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A round peg for a round hole: the power of individualised learning solutions

Posted by Dr Corinna Klupiec on June 5, 2014 at 11:04 AM

Learning helpI recently came across the story of a primary school aged child who was experiencing a mental road block with subtraction. The child was otherwise reasonably comfortable with maths, but complained that what the teacher said about subtraction made no sense and that, as a result, they pretty much chatted with their friends instead of paying further attention. This may have appeared to the teacher as a lack of interest and inability to concentrate. To the parents though, knowing their child as they do, the coded message was different. It meant, "I want to understand this, and I am frustrated that I can't, so I need to make light of the fact that I tuned out of the lesson".

A dilemma for parent and child

One of the parents, a maths teacher themselves, enthusiastically stepped up to fill the breach. The problem was the child wasn't having a bar of it. On the contrary. What the parent said "made no sense" either and led to a spiral of further frustration and emotional upheaval. Disappointed and despondent, the parent retreated to puzzle over what had just happened. The child pulled back to a comfortable distance and, to all intents and purposes, signalled that the maths tutorial was over.

Breaking the stalemate

The other parent, also upset by now, began mentally casting around for other possible solutions. Any solution! Thinking that they couldn't be the first parents to find themselves in this predicament, they reached for the internet. Sure enough, within a minute or so, a quick app search had revealed a number of options, including one that allowed the child to draw and doodle on the screen. A quick download later, the parent sidled up to the child and remarked - as offhandedly as possible - that this looked like it might be fun. The pull of the screen was irresistible and the child was soon fiddling around with numbers. To both parents' surprise, it was quickly apparent that the child had in fact been listening and, not only that, was now able to apply the basic principles involved in the subtraction process. Peace was restored and everyone was happier.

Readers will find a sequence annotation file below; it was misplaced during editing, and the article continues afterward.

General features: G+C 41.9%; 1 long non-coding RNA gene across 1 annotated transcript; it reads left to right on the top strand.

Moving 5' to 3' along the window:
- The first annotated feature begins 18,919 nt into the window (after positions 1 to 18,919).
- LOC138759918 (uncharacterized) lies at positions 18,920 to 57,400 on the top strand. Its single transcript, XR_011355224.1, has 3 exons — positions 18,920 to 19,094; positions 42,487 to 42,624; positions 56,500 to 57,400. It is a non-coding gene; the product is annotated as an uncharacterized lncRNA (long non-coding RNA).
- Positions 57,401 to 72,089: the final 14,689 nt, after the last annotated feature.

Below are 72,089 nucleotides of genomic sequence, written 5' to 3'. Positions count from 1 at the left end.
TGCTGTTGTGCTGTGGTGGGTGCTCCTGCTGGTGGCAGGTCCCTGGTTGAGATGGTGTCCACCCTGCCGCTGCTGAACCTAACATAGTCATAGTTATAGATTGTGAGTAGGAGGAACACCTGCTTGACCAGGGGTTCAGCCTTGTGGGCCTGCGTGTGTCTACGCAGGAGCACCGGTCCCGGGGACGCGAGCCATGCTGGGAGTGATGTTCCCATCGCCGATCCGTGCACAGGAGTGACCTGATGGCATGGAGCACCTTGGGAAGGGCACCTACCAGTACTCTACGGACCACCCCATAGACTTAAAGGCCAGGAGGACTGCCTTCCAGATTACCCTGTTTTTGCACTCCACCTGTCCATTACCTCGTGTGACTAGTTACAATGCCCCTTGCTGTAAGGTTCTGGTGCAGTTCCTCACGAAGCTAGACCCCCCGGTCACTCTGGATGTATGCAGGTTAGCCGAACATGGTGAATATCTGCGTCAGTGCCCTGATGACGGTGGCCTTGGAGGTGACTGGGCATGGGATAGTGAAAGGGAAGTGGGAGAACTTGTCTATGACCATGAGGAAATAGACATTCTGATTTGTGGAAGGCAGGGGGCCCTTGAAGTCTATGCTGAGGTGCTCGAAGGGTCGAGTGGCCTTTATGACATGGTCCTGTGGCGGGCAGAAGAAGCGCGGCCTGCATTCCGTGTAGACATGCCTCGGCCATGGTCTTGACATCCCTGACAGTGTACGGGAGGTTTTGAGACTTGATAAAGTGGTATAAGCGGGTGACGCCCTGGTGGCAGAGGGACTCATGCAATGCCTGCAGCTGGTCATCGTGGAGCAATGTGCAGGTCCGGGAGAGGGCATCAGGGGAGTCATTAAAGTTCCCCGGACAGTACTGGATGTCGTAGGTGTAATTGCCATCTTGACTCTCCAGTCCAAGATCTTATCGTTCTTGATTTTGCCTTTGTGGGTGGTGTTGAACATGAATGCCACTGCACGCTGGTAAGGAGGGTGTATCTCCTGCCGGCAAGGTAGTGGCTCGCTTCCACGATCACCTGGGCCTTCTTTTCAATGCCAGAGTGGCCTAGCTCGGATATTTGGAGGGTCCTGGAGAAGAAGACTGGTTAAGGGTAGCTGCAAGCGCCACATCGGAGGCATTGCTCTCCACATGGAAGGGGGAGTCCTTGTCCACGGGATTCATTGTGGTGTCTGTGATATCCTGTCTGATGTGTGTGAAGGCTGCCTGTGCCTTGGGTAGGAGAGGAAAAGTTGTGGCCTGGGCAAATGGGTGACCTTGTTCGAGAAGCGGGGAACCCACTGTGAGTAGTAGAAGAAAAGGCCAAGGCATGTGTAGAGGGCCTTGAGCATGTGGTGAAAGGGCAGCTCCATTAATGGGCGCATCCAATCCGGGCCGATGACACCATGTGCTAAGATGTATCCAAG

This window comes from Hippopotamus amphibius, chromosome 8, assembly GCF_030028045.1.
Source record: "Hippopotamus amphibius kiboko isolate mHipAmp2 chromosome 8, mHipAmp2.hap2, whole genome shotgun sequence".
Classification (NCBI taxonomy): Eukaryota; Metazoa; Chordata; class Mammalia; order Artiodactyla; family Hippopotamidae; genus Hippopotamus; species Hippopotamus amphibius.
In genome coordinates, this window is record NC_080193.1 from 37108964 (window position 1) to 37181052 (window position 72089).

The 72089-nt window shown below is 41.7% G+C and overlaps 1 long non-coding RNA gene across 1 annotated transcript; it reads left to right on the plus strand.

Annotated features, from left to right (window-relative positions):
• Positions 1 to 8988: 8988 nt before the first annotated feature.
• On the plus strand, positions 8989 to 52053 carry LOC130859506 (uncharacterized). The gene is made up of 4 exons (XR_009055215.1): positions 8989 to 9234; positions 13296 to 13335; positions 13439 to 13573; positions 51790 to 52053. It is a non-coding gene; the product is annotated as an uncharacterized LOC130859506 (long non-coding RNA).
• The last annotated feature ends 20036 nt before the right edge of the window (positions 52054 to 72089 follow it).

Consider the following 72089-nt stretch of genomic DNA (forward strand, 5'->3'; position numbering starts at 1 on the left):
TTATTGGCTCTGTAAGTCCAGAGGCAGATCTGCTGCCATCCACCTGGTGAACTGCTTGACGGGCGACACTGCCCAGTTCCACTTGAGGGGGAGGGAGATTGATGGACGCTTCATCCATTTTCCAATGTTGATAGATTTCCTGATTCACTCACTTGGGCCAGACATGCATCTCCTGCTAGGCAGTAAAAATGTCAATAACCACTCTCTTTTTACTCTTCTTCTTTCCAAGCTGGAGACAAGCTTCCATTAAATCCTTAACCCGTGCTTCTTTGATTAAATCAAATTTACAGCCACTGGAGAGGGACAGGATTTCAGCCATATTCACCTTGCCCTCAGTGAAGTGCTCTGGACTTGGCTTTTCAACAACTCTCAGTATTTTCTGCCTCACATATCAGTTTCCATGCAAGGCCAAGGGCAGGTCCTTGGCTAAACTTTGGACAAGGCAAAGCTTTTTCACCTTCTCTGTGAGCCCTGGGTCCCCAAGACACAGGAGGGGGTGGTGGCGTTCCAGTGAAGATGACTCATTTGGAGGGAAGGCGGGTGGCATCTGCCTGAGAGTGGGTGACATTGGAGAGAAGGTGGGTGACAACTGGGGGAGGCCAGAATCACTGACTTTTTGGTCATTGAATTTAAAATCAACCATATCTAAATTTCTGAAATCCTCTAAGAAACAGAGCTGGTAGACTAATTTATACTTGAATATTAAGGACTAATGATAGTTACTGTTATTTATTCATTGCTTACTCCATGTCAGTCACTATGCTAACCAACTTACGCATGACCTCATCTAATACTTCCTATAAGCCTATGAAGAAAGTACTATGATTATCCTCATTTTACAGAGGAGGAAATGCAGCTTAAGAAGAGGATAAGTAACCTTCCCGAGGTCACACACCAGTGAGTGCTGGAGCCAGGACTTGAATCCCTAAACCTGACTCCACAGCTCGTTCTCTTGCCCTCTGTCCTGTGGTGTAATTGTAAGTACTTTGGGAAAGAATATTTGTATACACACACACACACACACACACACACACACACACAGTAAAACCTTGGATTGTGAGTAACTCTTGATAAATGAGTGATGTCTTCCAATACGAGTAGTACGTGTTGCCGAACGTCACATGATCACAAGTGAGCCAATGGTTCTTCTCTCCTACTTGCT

Making sense of it all

How could this be? Why had the child been feigning a continued lack of understanding, preferring to get upset instead? Or had the child itself not realised that the penny had dropped until they were provided with an alternative outlet for applying their knowledge. Indeed, is the answer to these questions as important as the fact that this one small, but potentially significant barrier to the child's learning had been overcome?

Perhaps the really important message is that the keys to unlocking learning road blocks come in many shapes and forms, depending on the individual needs and preferences of the learner. It's not possible to be sure the at an app will always come to the rescue. Maybe the right app hasn't yet been written for a particular child in a particular situation, or maybe a non-computer based solution might sometimes be more effective. Perhaps a plasticine model or a charade or an interpretative dance might do the trick.  

The important thing is not to be constrained by traditional methods and to trust that your understanding of your own child can help you to tap into other ways of doing things.

Topics: Attention, Comprehension

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